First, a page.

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Sweeter by the drop: it's sorghum time!

By Lisa Shively

If you drive the back roads through the country in Southern Kentucky and Middle Tennessee in the late summer you might have noticed a strange looking crop growing in the fields. The foliage is tall and green. The stocks with tassels topping the heads resemble corn without ears. It's not a type of corn, but the singular Southern crop of sorghum, 'sorghum bicolor'. Scattered throughout our rural countryside, the old ways are kept alive by the harvesting, the horse drawn milling and the processing of the old-fashioned staple. One such place is the Highland Community just across the state line up the road from Lafayette, TN. Overseen by community member and chief cook Joe Troyer, the sorghum harvest is a community effort, from growing and harvesting to milling and bottling. "It's a hand-me-down way of making sorghum", explains Joe. "You can only learn by a hands-on experience. It's not something you can really learn from a book. You have to learn by watching and doing." Originally from an Old Order Mennonite Community in Indiana, Joe and his family lived several places eventually settling in Highland in 1992. Before long he became interested in making the sweetener. His cousin, Reuben Habegger of the Spring Valley Sorghum Mill in Scottsville, KY was instrumental in helping Joe and, another Highland community member and cousin, Jonathan Habegger of Spring Valley Farm, get the Highland sorghum mill up and running.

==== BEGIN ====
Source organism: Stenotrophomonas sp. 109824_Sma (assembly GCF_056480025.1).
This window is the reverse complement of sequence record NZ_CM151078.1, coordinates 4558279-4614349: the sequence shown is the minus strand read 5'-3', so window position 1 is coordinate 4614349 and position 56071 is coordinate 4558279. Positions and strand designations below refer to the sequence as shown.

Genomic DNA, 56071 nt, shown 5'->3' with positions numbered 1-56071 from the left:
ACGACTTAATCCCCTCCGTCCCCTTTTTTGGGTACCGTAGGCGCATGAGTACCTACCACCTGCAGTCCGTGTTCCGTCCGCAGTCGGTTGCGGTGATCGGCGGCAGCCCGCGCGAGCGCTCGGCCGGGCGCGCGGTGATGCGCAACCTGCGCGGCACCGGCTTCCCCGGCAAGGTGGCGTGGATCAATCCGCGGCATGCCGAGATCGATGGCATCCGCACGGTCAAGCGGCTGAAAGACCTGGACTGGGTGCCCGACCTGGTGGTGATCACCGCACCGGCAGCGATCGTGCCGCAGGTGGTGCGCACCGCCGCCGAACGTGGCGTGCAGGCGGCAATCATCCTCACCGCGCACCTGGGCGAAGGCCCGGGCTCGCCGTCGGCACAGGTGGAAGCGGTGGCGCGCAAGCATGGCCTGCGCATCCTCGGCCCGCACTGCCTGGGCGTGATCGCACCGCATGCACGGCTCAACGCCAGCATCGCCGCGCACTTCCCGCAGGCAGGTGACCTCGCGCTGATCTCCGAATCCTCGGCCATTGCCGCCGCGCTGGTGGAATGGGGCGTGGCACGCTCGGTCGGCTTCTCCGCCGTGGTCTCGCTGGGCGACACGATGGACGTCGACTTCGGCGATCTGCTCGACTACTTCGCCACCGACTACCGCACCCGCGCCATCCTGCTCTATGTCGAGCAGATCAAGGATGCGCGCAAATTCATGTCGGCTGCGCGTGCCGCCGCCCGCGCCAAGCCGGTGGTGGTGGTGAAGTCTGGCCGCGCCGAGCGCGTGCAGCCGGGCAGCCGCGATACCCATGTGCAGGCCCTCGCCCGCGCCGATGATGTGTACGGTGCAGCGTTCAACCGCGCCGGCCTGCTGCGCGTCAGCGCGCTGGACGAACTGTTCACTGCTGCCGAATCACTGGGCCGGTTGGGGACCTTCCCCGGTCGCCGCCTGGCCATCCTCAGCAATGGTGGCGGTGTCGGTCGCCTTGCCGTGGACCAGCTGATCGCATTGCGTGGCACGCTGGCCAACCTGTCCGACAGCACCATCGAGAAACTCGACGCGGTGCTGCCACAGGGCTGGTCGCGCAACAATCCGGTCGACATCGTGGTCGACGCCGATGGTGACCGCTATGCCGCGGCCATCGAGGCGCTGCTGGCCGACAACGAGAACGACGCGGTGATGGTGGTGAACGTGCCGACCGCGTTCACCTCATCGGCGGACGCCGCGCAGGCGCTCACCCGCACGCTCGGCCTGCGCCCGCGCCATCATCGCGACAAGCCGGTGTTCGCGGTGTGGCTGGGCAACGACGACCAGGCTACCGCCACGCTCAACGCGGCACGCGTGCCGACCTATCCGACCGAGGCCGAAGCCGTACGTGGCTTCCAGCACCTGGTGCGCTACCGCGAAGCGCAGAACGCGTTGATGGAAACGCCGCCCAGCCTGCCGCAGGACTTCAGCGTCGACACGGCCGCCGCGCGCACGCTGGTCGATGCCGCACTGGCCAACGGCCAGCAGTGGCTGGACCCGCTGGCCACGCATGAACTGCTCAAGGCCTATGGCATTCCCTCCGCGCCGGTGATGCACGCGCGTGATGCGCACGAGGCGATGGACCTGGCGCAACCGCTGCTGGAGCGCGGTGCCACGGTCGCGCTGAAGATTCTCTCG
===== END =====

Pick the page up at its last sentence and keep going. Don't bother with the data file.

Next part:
"I prefer sorghum to honey," explains Joe. "I use it on my oatmeal. It's great with hot biscuits or cornbread." The sweet, thick, sticky syrup is dark amber. If stored in a cupboard at room temperature the shelf life can be as much as a year. According to Joe, "Sorghum is a healthy raw food product, containing high amounts of calcium, iron, magnesium and small amounts of potassium, riboflavin, copper and iron." He is backed by the USDA. The Sweet Sorghum Producer Association's website states that prior to the invention of vitamins, doctors prescribed sorghum as a daily supplement for those people whose diets were low in these nutrients. Sorghum is a versatile sweetener from pancakes to BBQ sauce.

Editor's note: this article originally ran in the 2016 Fall issue of Local Table. Joe has since retired and his Habegger cousins are running the Highland Community sorghum mill.

Soft Sorghum Cookie recipe: 2 c. sugar 2 c. sorghum 2 c. butter or lard 4 eggs 2 tsp. vanilla 4 tsp. baking powder 6 tsp. soda, dissolved in ¼ c. hot water 1 tsp. salt 3 tsp. ginger 2 tsp. cinnamon 8 c. flour Mix above in the order given. Chill a while so dough is cool. Roll in balls the size of a walnut, then press to ¼ inch. Sprinkle sugar and cinnamon on top. Bake at 375 degrees for 12 minutes or until golden brown.

Community member, Lydianne Glick shares Soft Sorghum Cookie recipe. You can also find the cookbook, GRANDMA'S PANTRY, Cooking With Sorghum, at Spring Valley Farm's stand in Scottsville, KY.


List of sorghum mills operating in the area:

Allen County, KY Spring Valley Sorghum Mill Reuben Habegger 269 Strawberry Lane Scottsville, KY We are an Old Order Mennonite family using horse power to make our homemade sorghum. We usually begin making sorghum the first week in September. The season typically lasts until about the middle of October. We are located in the Scottsville Mennonite community. We operate a small farm stand on Saturdays where we sell fall and winter produce, baked goods, jams, jellies, preserves, relishes, pickles, apples and the sorghum cookbook, "Grandma's Pantry." Highland Produce Community Market & Sorghum Mill 6200 Highland Church Rd. Highland, KY Mon-Sat 8-5 PM This community market is served by and for the local Mennonite Community. From mid-September through mid-October, the community harvests and processes fresh sorghum with a horse-driven mill. There is no phone to call ahead for availability. Please be respectful of the community and drive slow for children, horse and buggies.

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